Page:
After more than a century, steel production in Pittsburgh is all but over, leaving in its wake industries based on higher education, health care, academic research, and robots. Lots of robots. And when it comes to robots, the goal is more focused on building a framework for the future than an infrastructure from the past. And for that reason, the city has become a place where far-flung ambitions are supported and encouraged, even if the end goal is a long way off. Sometimes it’s as “far off” as the moon.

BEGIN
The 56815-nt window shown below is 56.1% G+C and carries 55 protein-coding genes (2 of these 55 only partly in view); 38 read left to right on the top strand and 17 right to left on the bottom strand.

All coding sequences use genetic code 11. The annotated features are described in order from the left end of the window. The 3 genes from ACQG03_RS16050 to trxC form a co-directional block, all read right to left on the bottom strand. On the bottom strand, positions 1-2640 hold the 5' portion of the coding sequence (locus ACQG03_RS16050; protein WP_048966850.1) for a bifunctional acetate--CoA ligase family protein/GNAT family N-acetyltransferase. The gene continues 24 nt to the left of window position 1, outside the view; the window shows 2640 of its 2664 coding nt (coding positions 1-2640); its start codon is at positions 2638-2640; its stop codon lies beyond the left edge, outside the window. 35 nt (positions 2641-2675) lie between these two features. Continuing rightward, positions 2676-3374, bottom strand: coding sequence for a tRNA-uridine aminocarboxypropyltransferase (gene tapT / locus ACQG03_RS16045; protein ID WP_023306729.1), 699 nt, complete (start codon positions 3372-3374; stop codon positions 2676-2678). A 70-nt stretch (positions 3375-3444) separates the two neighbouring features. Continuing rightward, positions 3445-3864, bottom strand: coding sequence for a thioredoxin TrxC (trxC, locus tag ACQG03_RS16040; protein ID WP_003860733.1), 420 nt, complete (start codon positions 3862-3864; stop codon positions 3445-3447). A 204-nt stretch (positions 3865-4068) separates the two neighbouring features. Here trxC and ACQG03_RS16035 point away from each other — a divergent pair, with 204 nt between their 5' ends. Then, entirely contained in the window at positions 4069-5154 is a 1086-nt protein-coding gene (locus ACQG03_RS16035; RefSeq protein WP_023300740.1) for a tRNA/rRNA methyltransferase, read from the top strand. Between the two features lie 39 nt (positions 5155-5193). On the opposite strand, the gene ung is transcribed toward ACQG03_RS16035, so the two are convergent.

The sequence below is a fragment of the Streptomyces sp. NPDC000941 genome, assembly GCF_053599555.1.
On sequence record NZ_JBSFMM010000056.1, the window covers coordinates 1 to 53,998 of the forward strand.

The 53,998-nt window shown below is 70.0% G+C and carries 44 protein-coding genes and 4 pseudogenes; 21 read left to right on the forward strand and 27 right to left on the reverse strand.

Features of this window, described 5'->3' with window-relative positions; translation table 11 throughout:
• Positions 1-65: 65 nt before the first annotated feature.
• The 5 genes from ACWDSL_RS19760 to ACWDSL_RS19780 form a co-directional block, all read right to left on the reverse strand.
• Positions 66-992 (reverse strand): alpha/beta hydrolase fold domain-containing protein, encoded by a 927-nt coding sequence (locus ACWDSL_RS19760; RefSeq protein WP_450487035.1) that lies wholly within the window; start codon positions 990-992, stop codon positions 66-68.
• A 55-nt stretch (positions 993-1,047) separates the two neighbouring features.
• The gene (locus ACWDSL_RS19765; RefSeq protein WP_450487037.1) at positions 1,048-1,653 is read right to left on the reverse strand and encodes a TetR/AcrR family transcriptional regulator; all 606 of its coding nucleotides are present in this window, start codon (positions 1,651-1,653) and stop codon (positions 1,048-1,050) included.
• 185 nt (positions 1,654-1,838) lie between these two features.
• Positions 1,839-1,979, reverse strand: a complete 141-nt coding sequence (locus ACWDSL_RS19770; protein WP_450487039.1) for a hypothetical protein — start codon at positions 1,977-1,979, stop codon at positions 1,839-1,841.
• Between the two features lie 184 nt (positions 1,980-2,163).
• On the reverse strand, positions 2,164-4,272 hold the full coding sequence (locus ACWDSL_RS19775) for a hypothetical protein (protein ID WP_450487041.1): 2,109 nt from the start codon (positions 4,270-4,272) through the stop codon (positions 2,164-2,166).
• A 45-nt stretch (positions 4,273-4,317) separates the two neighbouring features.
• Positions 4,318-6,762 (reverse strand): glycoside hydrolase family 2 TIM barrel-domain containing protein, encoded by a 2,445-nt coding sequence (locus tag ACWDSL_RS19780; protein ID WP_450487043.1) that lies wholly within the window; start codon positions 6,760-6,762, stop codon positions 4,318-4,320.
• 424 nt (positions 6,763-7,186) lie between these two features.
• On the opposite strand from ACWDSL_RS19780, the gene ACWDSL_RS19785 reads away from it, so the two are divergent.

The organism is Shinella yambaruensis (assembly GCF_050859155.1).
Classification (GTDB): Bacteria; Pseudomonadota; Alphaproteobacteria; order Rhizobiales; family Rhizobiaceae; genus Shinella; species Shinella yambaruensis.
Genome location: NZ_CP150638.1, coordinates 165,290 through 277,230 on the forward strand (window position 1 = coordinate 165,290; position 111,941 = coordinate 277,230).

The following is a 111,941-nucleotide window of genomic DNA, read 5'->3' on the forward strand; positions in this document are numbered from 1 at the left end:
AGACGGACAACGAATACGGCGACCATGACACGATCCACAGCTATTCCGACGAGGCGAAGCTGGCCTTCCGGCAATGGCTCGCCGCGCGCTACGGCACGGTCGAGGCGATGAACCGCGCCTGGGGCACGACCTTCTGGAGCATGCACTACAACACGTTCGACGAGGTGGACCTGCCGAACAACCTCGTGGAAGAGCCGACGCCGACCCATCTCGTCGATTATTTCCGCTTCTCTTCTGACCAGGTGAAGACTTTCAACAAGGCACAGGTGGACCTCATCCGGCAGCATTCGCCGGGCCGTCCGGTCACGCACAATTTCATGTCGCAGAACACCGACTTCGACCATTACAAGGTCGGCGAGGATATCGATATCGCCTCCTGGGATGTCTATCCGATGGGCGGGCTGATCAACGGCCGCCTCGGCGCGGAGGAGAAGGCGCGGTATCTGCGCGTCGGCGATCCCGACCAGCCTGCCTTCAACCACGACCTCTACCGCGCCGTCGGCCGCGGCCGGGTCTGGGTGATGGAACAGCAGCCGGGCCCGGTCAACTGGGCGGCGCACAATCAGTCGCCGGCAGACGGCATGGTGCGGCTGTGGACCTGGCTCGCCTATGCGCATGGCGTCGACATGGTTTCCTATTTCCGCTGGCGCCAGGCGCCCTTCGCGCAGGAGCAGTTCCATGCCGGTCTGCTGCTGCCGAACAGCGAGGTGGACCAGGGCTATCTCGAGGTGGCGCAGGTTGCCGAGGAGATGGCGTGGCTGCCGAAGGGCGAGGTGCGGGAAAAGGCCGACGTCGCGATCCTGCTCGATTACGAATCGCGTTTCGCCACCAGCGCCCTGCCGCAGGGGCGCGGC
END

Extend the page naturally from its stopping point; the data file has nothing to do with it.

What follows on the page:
That’s where John Thornton wants to go. And while the president of the Pittsburgh-based space-robotics company Astrobotic Technology knows it might take some time to get there, he’s convinced it’s possible. The first step is to build a robot that’s designed to do the most practical things one might imagine about moon exploration: first, deliver exploratory robots to and from the lunar surface. And next, find water there.